- Accept the other within yourself. Are you owning all parts of yourself, including those that others might reject? Until you stop shaming, rejecting, or negating those hidden pieces, it will be difficult to even begin to see others as anything but “other.”
- Reflect on your own “other” status. When have you been the outsider, the square peg in the round hole? How did that feel? What did you long for? Let your personal experience feed your empathy and response to others.
- See people as human beings, not as objects. Whether they look, talk, and act like you or not, we can sometimes lose sight of others’ humanity. People aren’t here to either advance or deter your personal progress. We are all on our own human journey. (Read: “Leadership and Self-Deception” by The Arbinger Institute)
- Notice if you’re reducing “the other” to a single, one-dimensional stereotype or identity. We are each more than our skin color, religion, gender, sexual orientation, occupation, economic status, and voting record. Get to know the whole story of the whole person. (Watch: Chimamanda Adichie’s TED Talk, “The Danger of a Single Story”)
- Ask “What’s it like to be you?” If you have the benefit of conversation, asking this simple question can open up new understandings about what led to someone’s beliefs and choices. It can also turn any one-dimensional assumptions you have about them into a rich, three-dimensional story.
- Find out for yourself. There’s always a chance that the story you’re carrying around about “the other” is someone else’s story! You inherited or absorbed the narrative from a person you trust, love, or even fear. If you’re relying on second- or third-hand information about whoever is “the other,” commit to finding ways to learn more through your own lens.
- Let go of love, and simply see and hear. Just like the pervasive invocation of Kumbaya, we get the message that we have to love our enemy, the outsider, the stranger. Yes, it’s true: love is the answer! And… sometimes, in the beginning stages, it’s too much of a leap. Release the I-must-love-my-real-or-perceived-adversary pressure, and choose smaller gestures. Focus on seeing, hearing, and engaging with those who are different from you. Make eye contact. Say hello. Hold open the door. Make small talk. Offer to help. Listen. Read and watch content that offers a window into their world. Be sincere with opening your heart to the possibility of connection. Allow yourself to be curious and show simple kindness, which will most likely lead to allowing your heart to love.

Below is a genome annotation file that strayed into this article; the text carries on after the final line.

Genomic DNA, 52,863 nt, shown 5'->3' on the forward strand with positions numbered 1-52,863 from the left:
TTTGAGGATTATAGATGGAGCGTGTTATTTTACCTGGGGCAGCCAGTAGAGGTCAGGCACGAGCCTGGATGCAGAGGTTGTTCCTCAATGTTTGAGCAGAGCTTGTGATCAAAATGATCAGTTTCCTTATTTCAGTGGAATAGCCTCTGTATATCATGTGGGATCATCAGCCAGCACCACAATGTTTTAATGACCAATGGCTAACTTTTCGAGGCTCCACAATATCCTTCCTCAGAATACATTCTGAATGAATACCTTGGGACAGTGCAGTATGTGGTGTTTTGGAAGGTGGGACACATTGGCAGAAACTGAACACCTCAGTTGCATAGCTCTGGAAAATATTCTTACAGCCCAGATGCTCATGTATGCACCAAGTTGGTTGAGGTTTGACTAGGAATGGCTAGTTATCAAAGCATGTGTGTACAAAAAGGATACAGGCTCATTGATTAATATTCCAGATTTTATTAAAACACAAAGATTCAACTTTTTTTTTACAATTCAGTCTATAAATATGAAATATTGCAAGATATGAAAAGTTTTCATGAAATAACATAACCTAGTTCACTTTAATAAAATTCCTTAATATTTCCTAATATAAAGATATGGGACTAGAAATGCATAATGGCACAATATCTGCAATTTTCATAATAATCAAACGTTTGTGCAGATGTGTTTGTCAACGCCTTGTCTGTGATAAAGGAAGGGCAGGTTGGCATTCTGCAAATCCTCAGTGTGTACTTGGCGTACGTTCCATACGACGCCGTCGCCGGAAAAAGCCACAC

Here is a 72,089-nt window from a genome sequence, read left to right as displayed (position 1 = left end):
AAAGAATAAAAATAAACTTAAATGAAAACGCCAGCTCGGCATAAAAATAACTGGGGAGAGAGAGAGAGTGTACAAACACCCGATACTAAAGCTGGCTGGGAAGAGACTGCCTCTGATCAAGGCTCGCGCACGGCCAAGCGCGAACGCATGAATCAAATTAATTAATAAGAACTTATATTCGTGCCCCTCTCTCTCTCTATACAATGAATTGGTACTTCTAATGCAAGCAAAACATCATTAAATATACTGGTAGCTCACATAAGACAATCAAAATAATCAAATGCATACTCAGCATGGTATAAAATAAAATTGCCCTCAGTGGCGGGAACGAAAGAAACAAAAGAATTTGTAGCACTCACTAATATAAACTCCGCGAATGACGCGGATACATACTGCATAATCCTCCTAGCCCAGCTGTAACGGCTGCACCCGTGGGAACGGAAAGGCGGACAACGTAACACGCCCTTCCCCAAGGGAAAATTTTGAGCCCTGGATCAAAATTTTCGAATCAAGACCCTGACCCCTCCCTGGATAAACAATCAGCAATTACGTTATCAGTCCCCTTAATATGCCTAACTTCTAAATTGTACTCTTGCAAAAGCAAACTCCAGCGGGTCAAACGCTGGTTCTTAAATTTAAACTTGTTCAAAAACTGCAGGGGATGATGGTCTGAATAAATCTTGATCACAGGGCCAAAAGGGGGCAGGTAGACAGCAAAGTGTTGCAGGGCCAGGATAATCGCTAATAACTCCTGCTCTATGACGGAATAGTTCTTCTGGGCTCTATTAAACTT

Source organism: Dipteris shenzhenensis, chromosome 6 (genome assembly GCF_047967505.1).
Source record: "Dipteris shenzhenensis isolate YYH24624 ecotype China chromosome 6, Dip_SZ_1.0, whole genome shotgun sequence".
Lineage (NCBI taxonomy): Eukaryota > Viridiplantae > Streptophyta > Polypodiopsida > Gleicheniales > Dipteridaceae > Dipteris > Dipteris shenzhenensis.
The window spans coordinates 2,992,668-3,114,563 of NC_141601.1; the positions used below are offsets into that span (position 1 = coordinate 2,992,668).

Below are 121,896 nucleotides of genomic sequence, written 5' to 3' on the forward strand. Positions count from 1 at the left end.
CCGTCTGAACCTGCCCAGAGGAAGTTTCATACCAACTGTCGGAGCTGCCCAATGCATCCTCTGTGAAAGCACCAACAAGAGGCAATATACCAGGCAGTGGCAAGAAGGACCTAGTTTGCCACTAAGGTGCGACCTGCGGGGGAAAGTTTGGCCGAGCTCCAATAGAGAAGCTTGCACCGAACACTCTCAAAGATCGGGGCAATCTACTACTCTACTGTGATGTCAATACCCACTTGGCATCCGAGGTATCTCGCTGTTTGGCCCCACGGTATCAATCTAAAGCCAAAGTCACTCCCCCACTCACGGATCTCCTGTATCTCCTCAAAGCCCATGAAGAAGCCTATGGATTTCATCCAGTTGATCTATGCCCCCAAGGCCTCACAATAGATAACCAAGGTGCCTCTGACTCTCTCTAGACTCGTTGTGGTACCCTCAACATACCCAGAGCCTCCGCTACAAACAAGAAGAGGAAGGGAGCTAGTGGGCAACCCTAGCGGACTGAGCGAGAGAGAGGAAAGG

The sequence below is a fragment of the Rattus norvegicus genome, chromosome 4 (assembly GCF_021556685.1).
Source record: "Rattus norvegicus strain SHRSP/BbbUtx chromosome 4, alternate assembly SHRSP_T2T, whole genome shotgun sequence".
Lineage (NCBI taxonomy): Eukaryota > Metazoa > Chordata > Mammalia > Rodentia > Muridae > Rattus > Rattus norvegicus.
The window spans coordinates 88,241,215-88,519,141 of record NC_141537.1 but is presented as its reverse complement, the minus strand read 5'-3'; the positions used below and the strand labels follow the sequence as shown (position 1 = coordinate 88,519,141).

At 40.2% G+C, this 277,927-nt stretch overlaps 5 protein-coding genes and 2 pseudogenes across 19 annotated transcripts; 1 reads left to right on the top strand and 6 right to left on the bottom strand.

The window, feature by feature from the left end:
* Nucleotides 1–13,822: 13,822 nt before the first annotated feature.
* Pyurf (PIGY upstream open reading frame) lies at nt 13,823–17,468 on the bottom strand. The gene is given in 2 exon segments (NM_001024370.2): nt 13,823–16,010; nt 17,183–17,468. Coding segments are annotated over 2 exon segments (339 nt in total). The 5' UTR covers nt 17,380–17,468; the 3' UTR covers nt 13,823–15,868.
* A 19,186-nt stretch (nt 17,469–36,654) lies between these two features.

In the end, this all requires that we be vulnerable. We have to be open to influence, be willing to be wrong, and to have our worldview challenged and possibly changed. The stories and constructs that guide our lives might be torn to shreds. That’s how we grow: we routinely get ripped apart and then glued back together with new ideas, perspectives, and lessons.
Our strength grows with each turn-our-world-upside-down experience.
We become more clear in why we believe what we do.
We become more receptive to the beliefs and perspectives of others.
We start to live “love your neighbor as yourself.”
And we become more resilient because our world and hearts have opened and expanded to include a larger community of fellow travelers.